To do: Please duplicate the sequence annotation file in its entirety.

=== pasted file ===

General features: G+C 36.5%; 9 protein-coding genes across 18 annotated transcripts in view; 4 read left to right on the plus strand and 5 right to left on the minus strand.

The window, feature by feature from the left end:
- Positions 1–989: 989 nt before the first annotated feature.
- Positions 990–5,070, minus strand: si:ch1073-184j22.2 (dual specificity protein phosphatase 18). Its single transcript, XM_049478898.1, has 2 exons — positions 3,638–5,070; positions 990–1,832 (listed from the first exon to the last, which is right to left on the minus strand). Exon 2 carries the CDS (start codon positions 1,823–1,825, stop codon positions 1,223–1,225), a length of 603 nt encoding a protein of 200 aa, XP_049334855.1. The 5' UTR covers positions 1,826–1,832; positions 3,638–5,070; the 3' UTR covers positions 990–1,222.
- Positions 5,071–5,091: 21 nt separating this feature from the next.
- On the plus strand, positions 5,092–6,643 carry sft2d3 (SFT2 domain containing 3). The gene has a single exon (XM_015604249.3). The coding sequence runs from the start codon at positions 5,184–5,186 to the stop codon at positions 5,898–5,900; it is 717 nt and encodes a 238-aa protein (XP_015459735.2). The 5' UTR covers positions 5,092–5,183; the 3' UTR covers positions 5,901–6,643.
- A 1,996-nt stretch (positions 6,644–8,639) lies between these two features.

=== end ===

General features: G+C 36.5%; 9 protein-coding genes across 18 annotated transcripts in view; 4 read left to right on the plus strand and 5 right to left on the minus strand.

The window, feature by feature from the left end:
- Positions 1–989: 989 nt before the first annotated feature.
- Positions 990–5,070, minus strand: si:ch1073-184j22.2 (dual specificity protein phosphatase 18). Its single transcript, XM_049478898.1, has 2 exons — positions 3,638–5,070; positions 990–1,832 (listed from the first exon to the last, which is right to left on the minus strand). Exon 2 carries the CDS (start codon positions 1,823–1,825, stop codon positions 1,223–1,225), a length of 603 nt encoding a protein of 200 aa, XP_049334855.1. The 5' UTR covers positions 1,826–1,832; positions 3,638–5,070; the 3' UTR covers positions 990–1,222.
- Positions 5,071–5,091: 21 nt separating this feature from the next.
- On the plus strand, positions 5,092–6,643 carry sft2d3 (SFT2 domain containing 3). The gene has a single exon (XM_015604249.3). The coding sequence runs from the start codon at positions 5,184–5,186 to the stop codon at positions 5,898–5,900; it is 717 nt and encodes a 238-aa protein (XP_015459735.2). The 5' UTR covers positions 5,092–5,183; the 3' UTR covers positions 5,901–6,643.
- A 1,996-nt stretch (positions 6,644–8,639) lies between these two features.